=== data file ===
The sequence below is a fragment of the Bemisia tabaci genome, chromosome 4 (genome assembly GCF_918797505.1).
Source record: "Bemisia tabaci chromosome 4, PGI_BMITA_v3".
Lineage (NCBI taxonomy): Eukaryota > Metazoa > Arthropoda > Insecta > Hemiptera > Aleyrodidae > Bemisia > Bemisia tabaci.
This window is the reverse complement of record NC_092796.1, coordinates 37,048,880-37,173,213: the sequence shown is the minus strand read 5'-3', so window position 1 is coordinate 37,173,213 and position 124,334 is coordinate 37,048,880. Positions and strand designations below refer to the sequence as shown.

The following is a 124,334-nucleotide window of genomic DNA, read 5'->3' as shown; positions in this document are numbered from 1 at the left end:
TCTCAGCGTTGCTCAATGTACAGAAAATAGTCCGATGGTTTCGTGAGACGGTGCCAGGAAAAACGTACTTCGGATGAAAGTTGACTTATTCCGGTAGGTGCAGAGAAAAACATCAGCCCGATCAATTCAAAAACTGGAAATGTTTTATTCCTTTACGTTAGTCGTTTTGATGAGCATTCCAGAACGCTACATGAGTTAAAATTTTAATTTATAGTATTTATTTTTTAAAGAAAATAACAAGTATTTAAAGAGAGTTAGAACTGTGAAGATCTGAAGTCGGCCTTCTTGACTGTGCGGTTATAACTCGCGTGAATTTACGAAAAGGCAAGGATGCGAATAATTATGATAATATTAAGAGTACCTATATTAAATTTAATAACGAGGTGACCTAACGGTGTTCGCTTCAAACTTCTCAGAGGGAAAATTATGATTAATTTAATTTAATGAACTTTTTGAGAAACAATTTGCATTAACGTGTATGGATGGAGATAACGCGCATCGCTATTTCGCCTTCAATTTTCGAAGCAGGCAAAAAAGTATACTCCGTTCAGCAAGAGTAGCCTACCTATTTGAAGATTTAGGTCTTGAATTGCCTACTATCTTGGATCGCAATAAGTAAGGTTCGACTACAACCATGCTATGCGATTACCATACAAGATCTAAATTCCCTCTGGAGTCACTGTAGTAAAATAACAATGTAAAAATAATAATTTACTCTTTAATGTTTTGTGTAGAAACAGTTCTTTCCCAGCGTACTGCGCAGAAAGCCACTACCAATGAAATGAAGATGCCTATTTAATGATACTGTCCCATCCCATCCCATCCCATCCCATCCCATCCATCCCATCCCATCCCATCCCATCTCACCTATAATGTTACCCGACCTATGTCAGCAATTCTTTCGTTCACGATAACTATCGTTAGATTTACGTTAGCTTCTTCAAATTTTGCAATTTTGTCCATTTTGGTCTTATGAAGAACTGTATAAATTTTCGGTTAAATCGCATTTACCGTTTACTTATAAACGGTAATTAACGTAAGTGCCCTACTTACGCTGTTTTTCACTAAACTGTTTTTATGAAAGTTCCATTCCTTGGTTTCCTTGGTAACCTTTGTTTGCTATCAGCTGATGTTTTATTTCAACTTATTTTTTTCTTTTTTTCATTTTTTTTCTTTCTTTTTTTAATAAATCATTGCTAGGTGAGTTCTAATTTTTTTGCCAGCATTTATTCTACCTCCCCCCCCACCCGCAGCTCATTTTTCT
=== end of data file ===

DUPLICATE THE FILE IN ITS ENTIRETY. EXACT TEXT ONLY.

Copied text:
The sequence below is a fragment of the Bemisia tabaci genome, chromosome 4 (genome assembly GCF_918797505.1).
Source record: "Bemisia tabaci chromosome 4, PGI_BMITA_v3".
Lineage (NCBI taxonomy): Eukaryota > Metazoa > Arthropoda > Insecta > Hemiptera > Aleyrodidae > Bemisia > Bemisia tabaci.
This window is the reverse complement of record NC_092796.1, coordinates 37,048,880-37,173,213: the sequence shown is the minus strand read 5'-3', so window position 1 is coordinate 37,173,213 and position 124,334 is coordinate 37,048,880. Positions and strand designations below refer to the sequence as shown.

The following is a 124,334-nucleotide window of genomic DNA, read 5'->3' as shown; positions in this document are numbered from 1 at the left end:
TCTCAGCGTTGCTCAATGTACAGAAAATAGTCCGATGGTTTCGTGAGACGGTGCCAGGAAAAACGTACTTCGGATGAAAGTTGACTTATTCCGGTAGGTGCAGAGAAAAACATCAGCCCGATCAATTCAAAAACTGGAAATGTTTTATTCCTTTACGTTAGTCGTTTTGATGAGCATTCCAGAACGCTACATGAGTTAAAATTTTAATTTATAGTATTTATTTTTTAAAGAAAATAACAAGTATTTAAAGAGAGTTAGAACTGTGAAGATCTGAAGTCGGCCTTCTTGACTGTGCGGTTATAACTCGCGTGAATTTACGAAAAGGCAAGGATGCGAATAATTATGATAATATTAAGAGTACCTATATTAAATTTAATAACGAGGTGACCTAACGGTGTTCGCTTCAAACTTCTCAGAGGGAAAATTATGATTAATTTAATTTAATGAACTTTTTGAGAAACAATTTGCATTAACGTGTATGGATGGAGATAACGCGCATCGCTATTTCGCCTTCAATTTTCGAAGCAGGCAAAAAAGTATACTCCGTTCAGCAAGAGTAGCCTACCTATTTGAAGATTTAGGTCTTGAATTGCCTACTATCTTGGATCGCAATAAGTAAGGTTCGACTACAACCATGCTATGCGATTACCATACAAGATCTAAATTCCCTCTGGAGTCACTGTAGTAAAATAACAATGTAAAAATAATAATTTACTCTTTAATGTTTTGTGTAGAAACAGTTCTTTCCCAGCGTACTGCGCAGAAAGCCACTACCAATGAAATGAAGATGCCTATTTAATGATACTGTCCCATCCCATCCCATCCCATCCCATCCCATCCATCCCATCCCATCCCATCCCATCTCACCTATAATGTTACCCGACCTATGTCAGCAATTCTTTCGTTCACGATAACTATCGTTAGATTTACGTTAGCTTCTTCAAATTTTGCAATTTTGTCCATTTTGGTCTTATGAAGAACTGTATAAATTTTCGGTTAAATCGCATTTACCGTTTACTTATAAACGGTAATTAACGTAAGTGCCCTACTTACGCTGTTTTTCACTAAACTGTTTTTATGAAAGTTCCATTCCTTGGTTTCCTTGGTAACCTTTGTTTGCTATCAGCTGATGTTTTATTTCAACTTATTTTTTTCTTTTTTTCATTTTTTTTCTTTCTTTTTTTAATAAATCATTGCTAGGTGAGTTCTAATTTTTTTGCCAGCATTTATTCTACCTCCCCCCCCACCCGCAGCTCATTTTTCT